Mary Alicia Owen
She was born in a family of Saint Joseph, Missouri and lived with her two sisters, Luella and Juliette, both of whom were noted authors. She became inspired to record the disappearing folk tales after reading Algonquin Legends of New England, beginning a correspondence with Charles Godfrey Leland. Her earliest publication was Old Rabbit the Voodoo, and other Sorcerers, printed with an introduction by Leland, which was favourably reviewed in the English journal Folk-Lore; the reviewer, E. S. Hartland, dismisses Leland's request for consideration as a first work and says of it, "[f]rom the first page to the last there is not a dull page...". Her researches and fieldwork had already been reported in a paper she read before the 1891 "Second International Folk-Congress" in London, which was printed in the Transactions of the conference as "Among the Voodoos". Her principal work was Voodoo tales as told among the Negroes of the southwest, Owen gave long service to The Missouri Folklore Society, serving as its President until the year of her death.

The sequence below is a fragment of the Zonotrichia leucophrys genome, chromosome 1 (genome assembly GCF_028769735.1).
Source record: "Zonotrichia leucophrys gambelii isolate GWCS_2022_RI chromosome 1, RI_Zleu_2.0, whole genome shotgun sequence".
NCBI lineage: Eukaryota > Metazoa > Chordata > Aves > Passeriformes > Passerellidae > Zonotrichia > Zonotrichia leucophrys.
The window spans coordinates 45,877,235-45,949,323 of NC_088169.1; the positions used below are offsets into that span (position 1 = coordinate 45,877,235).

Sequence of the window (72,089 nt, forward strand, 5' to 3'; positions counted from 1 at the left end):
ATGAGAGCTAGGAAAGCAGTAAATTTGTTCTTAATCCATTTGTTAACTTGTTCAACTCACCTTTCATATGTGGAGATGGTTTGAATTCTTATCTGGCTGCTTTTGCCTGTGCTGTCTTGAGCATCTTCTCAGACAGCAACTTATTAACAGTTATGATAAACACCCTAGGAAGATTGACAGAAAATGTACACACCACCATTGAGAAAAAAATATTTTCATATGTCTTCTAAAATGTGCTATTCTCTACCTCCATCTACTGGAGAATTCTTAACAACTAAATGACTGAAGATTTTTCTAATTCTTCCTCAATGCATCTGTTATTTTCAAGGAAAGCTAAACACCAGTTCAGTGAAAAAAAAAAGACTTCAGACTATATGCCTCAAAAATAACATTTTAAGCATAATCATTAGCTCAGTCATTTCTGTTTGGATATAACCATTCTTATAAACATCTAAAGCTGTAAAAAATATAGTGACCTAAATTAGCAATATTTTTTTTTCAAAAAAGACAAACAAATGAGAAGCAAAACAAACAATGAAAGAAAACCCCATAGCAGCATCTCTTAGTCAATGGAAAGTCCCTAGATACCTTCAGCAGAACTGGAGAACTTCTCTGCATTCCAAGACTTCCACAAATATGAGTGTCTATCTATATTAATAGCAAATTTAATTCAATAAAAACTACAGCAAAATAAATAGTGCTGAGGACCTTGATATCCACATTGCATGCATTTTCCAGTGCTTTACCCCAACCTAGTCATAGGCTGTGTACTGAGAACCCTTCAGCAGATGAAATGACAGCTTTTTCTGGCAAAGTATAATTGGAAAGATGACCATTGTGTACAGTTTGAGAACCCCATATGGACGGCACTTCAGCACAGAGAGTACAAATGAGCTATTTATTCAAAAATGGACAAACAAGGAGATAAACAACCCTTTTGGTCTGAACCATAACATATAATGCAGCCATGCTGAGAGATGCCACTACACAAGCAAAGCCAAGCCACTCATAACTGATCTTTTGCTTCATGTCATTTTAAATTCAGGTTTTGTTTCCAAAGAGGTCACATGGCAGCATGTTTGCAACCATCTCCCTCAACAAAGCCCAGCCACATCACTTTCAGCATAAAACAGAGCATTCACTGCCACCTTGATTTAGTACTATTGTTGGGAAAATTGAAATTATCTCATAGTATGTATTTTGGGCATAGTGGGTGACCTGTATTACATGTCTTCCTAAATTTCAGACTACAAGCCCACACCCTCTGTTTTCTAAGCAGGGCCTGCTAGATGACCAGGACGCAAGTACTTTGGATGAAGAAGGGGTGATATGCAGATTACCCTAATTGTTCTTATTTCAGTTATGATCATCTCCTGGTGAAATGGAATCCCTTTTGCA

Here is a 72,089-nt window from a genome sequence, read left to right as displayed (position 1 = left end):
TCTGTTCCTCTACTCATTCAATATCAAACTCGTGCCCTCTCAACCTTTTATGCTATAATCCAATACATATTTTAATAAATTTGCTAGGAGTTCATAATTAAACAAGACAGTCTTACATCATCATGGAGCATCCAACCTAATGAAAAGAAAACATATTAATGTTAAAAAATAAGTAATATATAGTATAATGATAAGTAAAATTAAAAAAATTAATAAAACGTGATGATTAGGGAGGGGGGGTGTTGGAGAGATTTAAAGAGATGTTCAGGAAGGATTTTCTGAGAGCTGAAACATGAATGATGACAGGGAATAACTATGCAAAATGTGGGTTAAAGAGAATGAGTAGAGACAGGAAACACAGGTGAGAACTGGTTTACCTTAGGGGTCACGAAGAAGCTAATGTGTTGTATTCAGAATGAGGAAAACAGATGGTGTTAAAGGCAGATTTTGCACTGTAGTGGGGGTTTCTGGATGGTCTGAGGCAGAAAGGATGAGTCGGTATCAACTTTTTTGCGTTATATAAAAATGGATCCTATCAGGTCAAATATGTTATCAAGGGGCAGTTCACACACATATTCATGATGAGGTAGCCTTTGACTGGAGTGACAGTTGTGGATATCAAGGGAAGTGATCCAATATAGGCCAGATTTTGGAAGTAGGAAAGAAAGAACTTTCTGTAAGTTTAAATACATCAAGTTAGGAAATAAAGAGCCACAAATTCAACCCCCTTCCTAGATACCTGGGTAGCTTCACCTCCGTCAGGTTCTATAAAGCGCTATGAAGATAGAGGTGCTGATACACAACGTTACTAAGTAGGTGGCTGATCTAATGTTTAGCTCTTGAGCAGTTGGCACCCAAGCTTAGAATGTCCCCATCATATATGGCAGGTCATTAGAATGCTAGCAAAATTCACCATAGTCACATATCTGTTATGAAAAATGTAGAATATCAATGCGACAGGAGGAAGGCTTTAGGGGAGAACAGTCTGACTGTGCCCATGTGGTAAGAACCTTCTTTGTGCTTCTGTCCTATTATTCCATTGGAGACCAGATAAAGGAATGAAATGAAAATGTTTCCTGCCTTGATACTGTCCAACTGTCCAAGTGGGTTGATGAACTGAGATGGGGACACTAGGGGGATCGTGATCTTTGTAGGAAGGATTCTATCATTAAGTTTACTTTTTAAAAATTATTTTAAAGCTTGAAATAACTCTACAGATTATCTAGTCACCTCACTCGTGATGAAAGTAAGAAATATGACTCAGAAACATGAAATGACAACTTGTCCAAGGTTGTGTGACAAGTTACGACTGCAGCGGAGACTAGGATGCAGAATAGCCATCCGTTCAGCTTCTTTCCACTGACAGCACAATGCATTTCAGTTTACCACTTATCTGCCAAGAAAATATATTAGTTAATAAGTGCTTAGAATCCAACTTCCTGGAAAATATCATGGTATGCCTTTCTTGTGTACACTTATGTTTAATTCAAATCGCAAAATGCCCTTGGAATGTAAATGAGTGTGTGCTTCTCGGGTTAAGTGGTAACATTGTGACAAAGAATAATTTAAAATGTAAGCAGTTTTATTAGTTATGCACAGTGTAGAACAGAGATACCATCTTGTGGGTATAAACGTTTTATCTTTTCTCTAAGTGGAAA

|Wikisource has original works written by or about:
Mary Alicia Owen
- Old Rabbit the Voodoo, and other Sorcerers. By Mary Alicia Owen. London: T. Fisher Unwin, 1893.
- Edwin Sydney, Hartland (March 1894). Folk-Lore. The Folk-Lore Society. 5 (1): 72 http://en.wikisource.org/wiki/Folk-Lore._Volume_5/Reviews_(March)#72. Missing or empty
- Voodoo tales as told among the Negroes of the southwest, collected from original sources, introduction by Charles Godfrey Leland, illustrated by Juliette Owen and Louis Wain. G. P. Putnam's Sons, New York. 1893, ix, 310p.
- "=Mary Alicia Owen (1850? - 1935) President of the Missouri Folklore Society, 1908-35;". Missouri Folklore Society. Retrieved 21 February 2011.
- Mary Elizabeth Allcorn Mary Alicia Owen Missouri Folklore Society Journal (v. 8-9, 1986-87)